Over seven years after the invasion that ousted Saddam Hussein, and over 4,400 combat casualties later, the last U.S. combat unit pulled out of Iraq in mid-August. What remain are a handful of noncombat brigades and 4,500 U.S Special Forces. But the day after the 2nd Infantry Division left, bombers and gunmen killed at least 55 Iraqis and wounded hundreds in nearly two dozen coordinated attacks across Iraq. Targeted attacks of Christians, too, increased after the pullout, with about 58 killed in an al-Qaeda-linked siege of a church in Baghdad in October.
5. Recession over
In September the National Bureau of Economic Research (NBER) issued an official finding that the recession for the U.S. economy officially ended in June 2009. That was news to Americans still stuck in the bowels of unemployment or with houses worth less than their mortgage. The NBER also noted that it was the longest U.S. recession since World War II. With household discretionary spending at a 50-year low and credit card debt down as well, retailers were rewarded with a more robust holiday shopping season that echoed the end-of-recession news.
6. Gulf oil spill
A nighttime explosion rocked the Deepwater Horizon oil rig in the Gulf of Mexico on April 20. Eleven men died in the blast. Rescuers evacuated the remaining 115 workers from the rig-nearly 50 miles off the coast of southern Louisiana. But the Gulf itself was harder to rescue: Workers for BP-the company leasing the rig at the time of the explosion-spent 87 days trying to stop the oil gushing 5,000 feet below the surface at a peak rate of 62,000 barrels a day. The worst offshore oil spill in history produced a swirling oil slick the size of Delaware.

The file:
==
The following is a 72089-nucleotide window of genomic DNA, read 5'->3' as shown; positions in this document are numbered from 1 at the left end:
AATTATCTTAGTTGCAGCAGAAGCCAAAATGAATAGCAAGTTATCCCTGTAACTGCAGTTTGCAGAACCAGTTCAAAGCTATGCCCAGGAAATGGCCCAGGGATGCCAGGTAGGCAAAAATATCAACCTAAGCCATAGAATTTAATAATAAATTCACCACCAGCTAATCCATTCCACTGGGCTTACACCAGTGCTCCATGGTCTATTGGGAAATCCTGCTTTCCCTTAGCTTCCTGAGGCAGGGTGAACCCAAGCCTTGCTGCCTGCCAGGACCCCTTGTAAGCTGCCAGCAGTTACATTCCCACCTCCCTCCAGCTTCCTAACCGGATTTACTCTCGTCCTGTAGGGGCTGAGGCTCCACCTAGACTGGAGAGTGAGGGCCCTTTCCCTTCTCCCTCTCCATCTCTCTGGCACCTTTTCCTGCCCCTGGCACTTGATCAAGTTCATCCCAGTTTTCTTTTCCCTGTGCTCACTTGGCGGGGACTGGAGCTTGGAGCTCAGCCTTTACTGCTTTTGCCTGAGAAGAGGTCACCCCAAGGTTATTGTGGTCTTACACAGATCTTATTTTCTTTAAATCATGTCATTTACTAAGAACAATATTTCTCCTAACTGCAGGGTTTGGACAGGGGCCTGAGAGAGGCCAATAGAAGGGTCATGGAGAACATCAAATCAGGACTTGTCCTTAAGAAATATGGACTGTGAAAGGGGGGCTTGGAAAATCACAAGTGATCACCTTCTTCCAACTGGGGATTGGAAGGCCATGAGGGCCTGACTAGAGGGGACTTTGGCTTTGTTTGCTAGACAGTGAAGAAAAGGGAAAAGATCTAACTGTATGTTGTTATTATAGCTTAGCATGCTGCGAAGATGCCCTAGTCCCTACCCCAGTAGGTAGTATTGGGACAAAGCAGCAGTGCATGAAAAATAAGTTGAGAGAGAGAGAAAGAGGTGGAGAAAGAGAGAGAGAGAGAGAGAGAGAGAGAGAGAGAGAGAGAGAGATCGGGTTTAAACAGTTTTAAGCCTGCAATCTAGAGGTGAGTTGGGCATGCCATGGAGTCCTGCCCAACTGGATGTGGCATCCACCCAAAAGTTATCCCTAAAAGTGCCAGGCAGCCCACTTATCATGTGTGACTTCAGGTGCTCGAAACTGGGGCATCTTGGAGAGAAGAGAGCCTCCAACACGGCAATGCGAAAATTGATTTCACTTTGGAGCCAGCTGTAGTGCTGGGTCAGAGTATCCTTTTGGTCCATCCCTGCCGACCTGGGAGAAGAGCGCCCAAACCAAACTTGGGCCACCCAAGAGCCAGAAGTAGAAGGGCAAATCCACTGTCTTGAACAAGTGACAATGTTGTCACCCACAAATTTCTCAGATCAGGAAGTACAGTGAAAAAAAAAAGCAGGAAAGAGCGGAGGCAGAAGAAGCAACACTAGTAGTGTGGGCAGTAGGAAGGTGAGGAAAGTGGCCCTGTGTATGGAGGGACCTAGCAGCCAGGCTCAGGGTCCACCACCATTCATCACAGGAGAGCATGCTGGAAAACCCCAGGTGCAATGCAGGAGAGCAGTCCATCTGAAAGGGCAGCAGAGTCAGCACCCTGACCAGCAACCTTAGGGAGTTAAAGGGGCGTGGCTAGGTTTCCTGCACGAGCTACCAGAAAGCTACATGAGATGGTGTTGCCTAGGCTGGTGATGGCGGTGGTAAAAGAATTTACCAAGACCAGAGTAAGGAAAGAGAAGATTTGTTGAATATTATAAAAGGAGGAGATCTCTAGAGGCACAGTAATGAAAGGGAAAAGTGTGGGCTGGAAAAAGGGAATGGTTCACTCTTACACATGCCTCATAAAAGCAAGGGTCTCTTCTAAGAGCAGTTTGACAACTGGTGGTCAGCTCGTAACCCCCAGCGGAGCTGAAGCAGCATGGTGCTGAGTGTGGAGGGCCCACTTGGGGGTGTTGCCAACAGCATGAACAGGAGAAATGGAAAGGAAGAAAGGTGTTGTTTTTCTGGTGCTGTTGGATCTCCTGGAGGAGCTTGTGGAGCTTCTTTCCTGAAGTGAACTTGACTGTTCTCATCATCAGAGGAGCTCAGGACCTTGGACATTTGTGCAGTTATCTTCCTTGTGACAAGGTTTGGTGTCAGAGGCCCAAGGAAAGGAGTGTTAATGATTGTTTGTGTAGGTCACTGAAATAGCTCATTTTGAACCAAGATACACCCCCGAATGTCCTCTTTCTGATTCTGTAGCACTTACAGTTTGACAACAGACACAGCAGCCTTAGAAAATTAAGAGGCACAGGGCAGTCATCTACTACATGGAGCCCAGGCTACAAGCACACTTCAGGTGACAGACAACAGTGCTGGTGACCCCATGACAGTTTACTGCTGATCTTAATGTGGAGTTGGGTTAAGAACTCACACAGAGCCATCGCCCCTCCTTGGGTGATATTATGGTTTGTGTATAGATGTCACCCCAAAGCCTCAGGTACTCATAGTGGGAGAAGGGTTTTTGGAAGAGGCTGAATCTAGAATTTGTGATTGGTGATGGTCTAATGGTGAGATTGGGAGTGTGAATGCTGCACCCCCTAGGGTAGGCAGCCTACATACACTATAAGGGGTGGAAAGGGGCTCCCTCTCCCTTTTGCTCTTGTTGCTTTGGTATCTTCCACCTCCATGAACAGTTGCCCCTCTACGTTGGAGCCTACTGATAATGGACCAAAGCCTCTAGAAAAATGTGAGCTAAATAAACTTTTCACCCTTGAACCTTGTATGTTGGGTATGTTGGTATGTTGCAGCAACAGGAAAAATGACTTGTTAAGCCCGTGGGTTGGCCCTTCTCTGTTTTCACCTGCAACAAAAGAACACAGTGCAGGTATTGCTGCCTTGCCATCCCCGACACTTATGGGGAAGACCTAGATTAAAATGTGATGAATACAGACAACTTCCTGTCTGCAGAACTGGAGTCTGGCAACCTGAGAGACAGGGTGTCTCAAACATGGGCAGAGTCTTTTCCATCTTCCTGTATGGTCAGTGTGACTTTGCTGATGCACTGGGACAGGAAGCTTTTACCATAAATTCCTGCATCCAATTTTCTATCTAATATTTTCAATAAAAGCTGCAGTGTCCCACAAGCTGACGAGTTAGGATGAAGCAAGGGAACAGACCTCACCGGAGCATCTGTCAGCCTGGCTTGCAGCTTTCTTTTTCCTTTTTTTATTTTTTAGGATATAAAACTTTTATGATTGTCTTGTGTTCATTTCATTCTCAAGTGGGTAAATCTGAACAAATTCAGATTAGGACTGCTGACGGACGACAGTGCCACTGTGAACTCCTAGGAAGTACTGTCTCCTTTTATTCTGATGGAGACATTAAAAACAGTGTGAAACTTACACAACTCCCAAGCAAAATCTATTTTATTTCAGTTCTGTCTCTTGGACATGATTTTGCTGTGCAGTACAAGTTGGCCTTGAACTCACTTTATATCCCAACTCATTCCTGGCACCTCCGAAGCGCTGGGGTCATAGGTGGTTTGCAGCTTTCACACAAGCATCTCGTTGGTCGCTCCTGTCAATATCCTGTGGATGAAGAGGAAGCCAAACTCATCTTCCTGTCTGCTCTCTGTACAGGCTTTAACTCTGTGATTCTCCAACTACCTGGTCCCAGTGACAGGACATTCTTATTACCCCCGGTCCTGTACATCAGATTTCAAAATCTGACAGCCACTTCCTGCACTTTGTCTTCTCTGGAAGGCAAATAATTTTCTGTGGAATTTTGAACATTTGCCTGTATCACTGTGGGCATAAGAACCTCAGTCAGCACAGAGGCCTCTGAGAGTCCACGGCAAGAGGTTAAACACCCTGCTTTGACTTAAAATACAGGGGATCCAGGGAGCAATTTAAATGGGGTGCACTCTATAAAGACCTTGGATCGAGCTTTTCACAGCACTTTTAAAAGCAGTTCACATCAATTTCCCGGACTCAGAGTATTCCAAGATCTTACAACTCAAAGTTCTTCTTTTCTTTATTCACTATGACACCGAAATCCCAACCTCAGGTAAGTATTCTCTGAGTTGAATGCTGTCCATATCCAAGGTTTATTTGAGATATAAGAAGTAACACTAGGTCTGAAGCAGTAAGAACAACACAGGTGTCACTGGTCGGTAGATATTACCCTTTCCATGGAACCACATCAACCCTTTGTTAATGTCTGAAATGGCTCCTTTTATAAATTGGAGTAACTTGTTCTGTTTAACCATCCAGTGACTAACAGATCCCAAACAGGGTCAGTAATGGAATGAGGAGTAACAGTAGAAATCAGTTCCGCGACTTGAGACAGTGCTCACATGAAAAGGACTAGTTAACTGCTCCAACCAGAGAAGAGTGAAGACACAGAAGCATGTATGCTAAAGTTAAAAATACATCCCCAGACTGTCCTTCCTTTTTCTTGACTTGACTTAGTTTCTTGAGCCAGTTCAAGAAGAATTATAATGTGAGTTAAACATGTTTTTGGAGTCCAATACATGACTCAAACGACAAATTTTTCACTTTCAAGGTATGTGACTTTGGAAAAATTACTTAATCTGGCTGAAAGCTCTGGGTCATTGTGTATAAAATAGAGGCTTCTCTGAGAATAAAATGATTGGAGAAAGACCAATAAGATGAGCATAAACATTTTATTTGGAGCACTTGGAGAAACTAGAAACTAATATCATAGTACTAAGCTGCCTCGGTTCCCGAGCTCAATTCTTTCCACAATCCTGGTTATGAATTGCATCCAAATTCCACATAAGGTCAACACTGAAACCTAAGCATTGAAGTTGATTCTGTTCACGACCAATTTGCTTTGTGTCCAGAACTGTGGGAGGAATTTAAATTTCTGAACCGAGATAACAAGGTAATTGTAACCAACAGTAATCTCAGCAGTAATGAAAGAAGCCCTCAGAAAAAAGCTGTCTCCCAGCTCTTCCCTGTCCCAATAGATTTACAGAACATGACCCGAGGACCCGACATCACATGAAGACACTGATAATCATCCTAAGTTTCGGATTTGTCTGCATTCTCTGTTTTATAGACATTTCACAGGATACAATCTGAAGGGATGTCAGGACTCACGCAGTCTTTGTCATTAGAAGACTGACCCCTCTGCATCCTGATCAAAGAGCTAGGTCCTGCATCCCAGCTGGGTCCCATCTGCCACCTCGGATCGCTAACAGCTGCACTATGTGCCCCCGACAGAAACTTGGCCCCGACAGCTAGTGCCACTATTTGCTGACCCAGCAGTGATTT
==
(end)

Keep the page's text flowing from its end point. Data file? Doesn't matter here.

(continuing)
7. Iceland's volcano
In April, an Icelandic volcano with a near-unpronounceable name (Eyjafjallajökull) erupted for the second time in less than a month, forcing hundreds to flee rising floodwaters but more noticeably sending a cloud of ash across the Atlantic that forced the cancellation of flights to and from Europe, stranding thousands of passengers and crippling transatlantic trade. It was the worst disruption of transportation since World War II.